Dr. Matt Ratto is the Director of the Semaphore Research Cluster and the Critical Making lab at the University of Toronto and is the Principal Investigator for 3D PrintAbility, leading the research initiative that is investigating the development and use digitally-aided design (3D printing) technology for the production of prosthetic sockets in Uganda. His work explores the intersections between digital technologies and the human life world, with a particular focus on new developments that trouble the divide between online and offline modes of production. Ratto is an avowed expert on 3D printing and digital fabrication, having carried out research on this topic since 2009. His research also addresses pervasive and ubiquitous technologies including wearable computing and the Internet of Things. Ratto created and ran the ThingTank (http://www.thingtank.ca) from 2009-2011, a collaborative project between private, non-profit, and academic partners working collectively on new IoT products and services. Matt Ratto received his PhD from the University of California, San Diego in 2003, completed a 2 year post-doc following this at the Netherlands Institute for Scientific Information (NIWI) and in 2005, helped create the Virtual Knowledge Studio for the Humanities and Social Sciences in Amsterdam (VKS-KNAW). In 2005, he was awarded a Netherlands Science Foundation (NWO) grant to study the use of computer simulation and modeling technologies in Archaeology and in 2007 was given a 1 year fellowship in the HUMlab, an innovative digital humanities laboratory located at the University of Umea, Sweden.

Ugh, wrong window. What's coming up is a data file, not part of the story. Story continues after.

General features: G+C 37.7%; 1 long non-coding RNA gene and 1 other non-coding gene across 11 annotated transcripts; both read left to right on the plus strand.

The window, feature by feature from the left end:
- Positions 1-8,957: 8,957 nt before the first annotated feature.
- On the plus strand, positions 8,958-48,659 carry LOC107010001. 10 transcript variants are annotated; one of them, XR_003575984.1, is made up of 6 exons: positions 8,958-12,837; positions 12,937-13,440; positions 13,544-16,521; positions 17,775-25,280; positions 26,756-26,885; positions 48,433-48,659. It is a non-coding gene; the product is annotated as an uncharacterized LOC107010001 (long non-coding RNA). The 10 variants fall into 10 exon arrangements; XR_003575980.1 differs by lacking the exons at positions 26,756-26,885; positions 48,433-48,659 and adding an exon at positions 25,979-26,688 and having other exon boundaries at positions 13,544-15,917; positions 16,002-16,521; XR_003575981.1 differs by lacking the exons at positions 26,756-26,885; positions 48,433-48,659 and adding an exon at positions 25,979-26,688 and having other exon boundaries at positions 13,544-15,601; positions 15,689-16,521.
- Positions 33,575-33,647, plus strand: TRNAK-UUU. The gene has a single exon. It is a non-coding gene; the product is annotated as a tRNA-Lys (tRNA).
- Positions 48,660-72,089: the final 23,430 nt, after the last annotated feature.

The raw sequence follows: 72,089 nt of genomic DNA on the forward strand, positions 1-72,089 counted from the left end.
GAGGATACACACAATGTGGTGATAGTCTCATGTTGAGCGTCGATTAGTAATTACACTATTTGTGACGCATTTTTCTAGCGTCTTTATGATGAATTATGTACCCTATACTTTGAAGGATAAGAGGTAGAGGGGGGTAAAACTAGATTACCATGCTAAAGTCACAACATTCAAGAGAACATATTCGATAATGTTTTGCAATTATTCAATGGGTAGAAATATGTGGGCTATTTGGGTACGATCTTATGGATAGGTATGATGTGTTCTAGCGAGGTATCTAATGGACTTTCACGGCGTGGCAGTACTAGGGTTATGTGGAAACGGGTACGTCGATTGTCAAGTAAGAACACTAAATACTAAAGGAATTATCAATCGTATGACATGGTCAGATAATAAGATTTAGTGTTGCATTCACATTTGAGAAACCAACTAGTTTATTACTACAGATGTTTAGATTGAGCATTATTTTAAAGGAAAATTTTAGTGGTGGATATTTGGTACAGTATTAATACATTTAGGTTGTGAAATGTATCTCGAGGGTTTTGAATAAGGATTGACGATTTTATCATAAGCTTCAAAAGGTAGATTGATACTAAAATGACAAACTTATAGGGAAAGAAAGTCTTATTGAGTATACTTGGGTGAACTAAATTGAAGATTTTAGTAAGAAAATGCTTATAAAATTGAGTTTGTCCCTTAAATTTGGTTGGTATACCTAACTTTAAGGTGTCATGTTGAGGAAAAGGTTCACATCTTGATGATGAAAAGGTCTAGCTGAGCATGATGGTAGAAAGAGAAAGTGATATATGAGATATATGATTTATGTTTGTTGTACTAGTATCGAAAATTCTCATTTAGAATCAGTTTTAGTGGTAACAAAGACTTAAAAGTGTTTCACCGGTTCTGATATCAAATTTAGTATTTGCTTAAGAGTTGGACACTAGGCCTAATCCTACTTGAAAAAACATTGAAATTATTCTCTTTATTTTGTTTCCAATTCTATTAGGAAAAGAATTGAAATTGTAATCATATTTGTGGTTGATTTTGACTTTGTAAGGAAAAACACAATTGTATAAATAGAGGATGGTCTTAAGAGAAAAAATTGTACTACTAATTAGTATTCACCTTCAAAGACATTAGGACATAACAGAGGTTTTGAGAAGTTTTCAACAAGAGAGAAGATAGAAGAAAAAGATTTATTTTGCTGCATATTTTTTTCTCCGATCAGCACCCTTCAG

A PhD student in the University of Toronto's Critical Making Lab, ginger "all-lower-case" coons studies issues of customization and digital production. With a background in design (BFA Concordia 2009), Ms. coons currently focuses on the relationships and interfaces between individuals and the artefacts they use. This interest shows in her work on prosthetics. With a particular interest in 3D scanning, ginger's involvement in 3D PrintAbility runs the gamut from comparing the viability of different technologies, to building partnerships with researchers working on similar initiatives.